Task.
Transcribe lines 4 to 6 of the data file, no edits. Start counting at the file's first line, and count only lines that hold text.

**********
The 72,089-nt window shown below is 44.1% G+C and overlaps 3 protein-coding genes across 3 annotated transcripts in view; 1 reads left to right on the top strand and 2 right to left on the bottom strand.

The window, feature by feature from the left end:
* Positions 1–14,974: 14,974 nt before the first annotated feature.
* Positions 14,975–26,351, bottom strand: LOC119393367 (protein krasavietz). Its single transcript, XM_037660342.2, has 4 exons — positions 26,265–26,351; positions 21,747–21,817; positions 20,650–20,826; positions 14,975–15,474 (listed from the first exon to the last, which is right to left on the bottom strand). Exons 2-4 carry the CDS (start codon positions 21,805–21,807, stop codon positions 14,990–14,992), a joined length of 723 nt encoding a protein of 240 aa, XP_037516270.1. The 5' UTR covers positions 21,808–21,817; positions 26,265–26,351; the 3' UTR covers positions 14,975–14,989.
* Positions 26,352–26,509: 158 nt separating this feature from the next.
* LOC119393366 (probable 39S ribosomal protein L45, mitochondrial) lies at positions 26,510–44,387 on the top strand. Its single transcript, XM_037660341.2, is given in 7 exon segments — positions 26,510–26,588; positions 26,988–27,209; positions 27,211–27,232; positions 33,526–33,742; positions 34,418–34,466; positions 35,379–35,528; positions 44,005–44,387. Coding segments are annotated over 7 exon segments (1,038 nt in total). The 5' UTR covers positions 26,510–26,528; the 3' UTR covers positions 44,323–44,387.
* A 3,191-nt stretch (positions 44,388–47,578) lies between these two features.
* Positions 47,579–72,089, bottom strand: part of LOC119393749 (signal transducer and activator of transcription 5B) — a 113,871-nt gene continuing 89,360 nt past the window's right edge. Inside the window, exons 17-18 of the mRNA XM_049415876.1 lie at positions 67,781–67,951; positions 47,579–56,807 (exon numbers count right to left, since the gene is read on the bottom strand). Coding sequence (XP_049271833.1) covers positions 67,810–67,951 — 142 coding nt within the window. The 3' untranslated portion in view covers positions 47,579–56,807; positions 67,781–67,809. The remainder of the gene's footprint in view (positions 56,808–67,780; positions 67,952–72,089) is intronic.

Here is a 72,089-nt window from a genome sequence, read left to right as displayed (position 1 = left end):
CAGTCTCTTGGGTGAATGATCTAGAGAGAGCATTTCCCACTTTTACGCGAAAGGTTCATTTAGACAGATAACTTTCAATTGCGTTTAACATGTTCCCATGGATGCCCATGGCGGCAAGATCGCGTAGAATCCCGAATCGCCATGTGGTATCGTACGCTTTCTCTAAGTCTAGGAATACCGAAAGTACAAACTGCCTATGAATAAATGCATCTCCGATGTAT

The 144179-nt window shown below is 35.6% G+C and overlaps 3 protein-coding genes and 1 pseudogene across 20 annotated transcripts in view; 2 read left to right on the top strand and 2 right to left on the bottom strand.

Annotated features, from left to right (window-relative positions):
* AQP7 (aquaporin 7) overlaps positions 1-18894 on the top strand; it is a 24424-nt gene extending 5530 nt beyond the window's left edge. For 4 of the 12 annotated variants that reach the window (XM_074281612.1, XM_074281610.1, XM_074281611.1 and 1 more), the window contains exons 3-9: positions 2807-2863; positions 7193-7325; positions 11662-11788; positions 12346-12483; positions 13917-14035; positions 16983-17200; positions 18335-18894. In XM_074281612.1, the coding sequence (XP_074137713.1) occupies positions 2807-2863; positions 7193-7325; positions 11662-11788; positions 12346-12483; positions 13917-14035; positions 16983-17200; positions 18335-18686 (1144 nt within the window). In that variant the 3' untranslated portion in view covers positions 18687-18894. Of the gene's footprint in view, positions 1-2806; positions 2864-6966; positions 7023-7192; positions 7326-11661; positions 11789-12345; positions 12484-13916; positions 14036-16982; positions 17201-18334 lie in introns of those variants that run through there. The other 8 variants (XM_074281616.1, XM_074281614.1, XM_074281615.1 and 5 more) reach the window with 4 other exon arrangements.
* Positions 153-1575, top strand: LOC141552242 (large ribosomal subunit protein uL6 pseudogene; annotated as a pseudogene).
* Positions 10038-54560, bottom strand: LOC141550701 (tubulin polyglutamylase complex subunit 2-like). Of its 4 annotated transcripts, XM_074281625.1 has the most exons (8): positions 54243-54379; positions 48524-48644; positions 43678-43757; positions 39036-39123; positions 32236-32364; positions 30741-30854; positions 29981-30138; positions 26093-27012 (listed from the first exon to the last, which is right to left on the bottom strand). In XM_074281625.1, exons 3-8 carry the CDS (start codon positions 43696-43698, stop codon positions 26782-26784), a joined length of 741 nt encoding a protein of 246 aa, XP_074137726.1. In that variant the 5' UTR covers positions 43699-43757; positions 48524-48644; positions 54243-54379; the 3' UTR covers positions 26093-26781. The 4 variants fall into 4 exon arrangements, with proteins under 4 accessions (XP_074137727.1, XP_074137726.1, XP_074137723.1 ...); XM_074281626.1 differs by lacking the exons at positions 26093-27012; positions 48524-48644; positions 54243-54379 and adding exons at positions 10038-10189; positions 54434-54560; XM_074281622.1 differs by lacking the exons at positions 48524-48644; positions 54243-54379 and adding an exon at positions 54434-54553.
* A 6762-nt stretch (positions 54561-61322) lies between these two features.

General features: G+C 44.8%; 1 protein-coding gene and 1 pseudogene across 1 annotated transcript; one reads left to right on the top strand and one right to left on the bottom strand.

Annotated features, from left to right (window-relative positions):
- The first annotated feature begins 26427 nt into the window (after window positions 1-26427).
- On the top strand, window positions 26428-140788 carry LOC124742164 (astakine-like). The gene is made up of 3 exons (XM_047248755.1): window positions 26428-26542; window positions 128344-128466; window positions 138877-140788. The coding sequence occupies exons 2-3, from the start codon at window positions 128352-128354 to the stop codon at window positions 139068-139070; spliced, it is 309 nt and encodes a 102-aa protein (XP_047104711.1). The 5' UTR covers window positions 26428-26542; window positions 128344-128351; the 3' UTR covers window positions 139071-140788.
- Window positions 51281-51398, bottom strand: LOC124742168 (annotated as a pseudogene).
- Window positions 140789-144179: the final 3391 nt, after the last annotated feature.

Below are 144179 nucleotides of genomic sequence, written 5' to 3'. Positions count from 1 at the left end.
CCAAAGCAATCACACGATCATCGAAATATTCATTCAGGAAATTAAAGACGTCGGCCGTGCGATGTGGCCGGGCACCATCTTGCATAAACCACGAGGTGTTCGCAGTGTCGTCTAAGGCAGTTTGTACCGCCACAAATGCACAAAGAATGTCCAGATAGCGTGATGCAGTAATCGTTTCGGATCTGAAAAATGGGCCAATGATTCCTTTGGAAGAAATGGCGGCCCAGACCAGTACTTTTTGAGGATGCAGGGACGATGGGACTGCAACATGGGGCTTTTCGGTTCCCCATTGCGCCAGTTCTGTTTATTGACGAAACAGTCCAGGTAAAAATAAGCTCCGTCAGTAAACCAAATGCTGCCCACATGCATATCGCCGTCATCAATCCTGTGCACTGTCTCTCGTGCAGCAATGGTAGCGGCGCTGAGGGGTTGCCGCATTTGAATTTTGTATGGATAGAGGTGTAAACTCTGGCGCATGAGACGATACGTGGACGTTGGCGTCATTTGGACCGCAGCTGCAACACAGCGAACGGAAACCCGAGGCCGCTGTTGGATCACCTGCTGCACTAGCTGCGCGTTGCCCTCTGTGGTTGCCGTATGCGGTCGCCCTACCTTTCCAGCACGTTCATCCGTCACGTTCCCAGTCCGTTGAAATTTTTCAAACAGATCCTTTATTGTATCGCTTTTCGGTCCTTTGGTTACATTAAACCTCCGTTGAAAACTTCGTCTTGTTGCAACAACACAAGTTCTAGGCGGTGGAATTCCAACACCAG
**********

* Positions 14,975–26,351, bottom strand: LOC119393367 (protein krasavietz). Its single transcript, XM_037660342.2, has 4 exons — positions 26,265–26,351; positions 21,747–21,817; positions 20,650–20,826; positions 14,975–15,474 (listed from the first exon to the last, which is right to left on the bottom strand). Exons 2-4 carry the CDS (start codon positions 21,805–21,807, stop codon positions 14,990–14,992), a joined length of 723 nt encoding a protein of 240 aa, XP_037516270.1. The 5' UTR covers positions 21,808–21,817; positions 26,265–26,351; the 3' UTR covers positions 14,975–14,989.
* Positions 26,352–26,509: 158 nt separating this feature from the next.
* LOC119393366 (probable 39S ribosomal protein L45, mitochondrial) lies at positions 26,510–44,387 on the top strand. Its single transcript, XM_037660341.2, is given in 7 exon segments — positions 26,510–26,588; positions 26,988–27,209; positions 27,211–27,232; positions 33,526–33,742; positions 34,418–34,466; positions 35,379–35,528; positions 44,005–44,387. Coding segments are annotated over 7 exon segments (1,038 nt in total). The 5' UTR covers positions 26,510–26,528; the 3' UTR covers positions 44,323–44,387.